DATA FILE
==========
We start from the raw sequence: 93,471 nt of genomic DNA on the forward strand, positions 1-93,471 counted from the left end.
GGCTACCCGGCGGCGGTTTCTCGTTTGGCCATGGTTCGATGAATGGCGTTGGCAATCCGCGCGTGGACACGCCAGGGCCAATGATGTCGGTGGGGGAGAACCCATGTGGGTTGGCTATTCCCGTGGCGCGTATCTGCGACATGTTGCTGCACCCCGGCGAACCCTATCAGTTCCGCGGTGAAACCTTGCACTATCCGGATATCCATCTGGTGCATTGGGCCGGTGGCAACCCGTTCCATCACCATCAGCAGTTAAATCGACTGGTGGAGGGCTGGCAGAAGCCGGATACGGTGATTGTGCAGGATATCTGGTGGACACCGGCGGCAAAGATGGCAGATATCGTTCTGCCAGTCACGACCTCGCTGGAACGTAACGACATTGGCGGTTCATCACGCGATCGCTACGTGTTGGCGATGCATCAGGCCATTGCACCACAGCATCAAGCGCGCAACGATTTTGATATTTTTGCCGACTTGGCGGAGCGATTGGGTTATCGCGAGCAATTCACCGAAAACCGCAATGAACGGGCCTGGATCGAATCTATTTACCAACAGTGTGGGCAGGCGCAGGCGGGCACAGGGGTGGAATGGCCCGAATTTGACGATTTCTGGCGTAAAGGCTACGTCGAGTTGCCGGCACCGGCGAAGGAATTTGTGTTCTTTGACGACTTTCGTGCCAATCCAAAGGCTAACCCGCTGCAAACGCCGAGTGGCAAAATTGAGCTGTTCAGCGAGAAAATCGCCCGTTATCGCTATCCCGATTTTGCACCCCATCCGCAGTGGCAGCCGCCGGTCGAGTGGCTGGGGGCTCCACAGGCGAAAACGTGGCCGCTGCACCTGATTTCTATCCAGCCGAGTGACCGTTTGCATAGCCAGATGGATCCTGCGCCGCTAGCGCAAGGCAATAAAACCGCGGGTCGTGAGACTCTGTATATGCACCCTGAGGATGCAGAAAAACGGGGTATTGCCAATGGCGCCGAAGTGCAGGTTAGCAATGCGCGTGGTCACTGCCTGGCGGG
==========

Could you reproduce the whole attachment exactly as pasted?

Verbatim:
We start from the raw sequence: 93,471 nt of genomic DNA on the forward strand, positions 1-93,471 counted from the left end.
GGCTACCCGGCGGCGGTTTCTCGTTTGGCCATGGTTCGATGAATGGCGTTGGCAATCCGCGCGTGGACACGCCAGGGCCAATGATGTCGGTGGGGGAGAACCCATGTGGGTTGGCTATTCCCGTGGCGCGTATCTGCGACATGTTGCTGCACCCCGGCGAACCCTATCAGTTCCGCGGTGAAACCTTGCACTATCCGGATATCCATCTGGTGCATTGGGCCGGTGGCAACCCGTTCCATCACCATCAGCAGTTAAATCGACTGGTGGAGGGCTGGCAGAAGCCGGATACGGTGATTGTGCAGGATATCTGGTGGACACCGGCGGCAAAGATGGCAGATATCGTTCTGCCAGTCACGACCTCGCTGGAACGTAACGACATTGGCGGTTCATCACGCGATCGCTACGTGTTGGCGATGCATCAGGCCATTGCACCACAGCATCAAGCGCGCAACGATTTTGATATTTTTGCCGACTTGGCGGAGCGATTGGGTTATCGCGAGCAATTCACCGAAAACCGCAATGAACGGGCCTGGATCGAATCTATTTACCAACAGTGTGGGCAGGCGCAGGCGGGCACAGGGGTGGAATGGCCCGAATTTGACGATTTCTGGCGTAAAGGCTACGTCGAGTTGCCGGCACCGGCGAAGGAATTTGTGTTCTTTGACGACTTTCGTGCCAATCCAAAGGCTAACCCGCTGCAAACGCCGAGTGGCAAAATTGAGCTGTTCAGCGAGAAAATCGCCCGTTATCGCTATCCCGATTTTGCACCCCATCCGCAGTGGCAGCCGCCGGTCGAGTGGCTGGGGGCTCCACAGGCGAAAACGTGGCCGCTGCACCTGATTTCTATCCAGCCGAGTGACCGTTTGCATAGCCAGATGGATCCTGCGCCGCTAGCGCAAGGCAATAAAACCGCGGGTCGTGAGACTCTGTATATGCACCCTGAGGATGCAGAAAAACGGGGTATTGCCAATGGCGCCGAAGTGCAGGTTAGCAATGCGCGTGGTCACTGCCTGGCGGG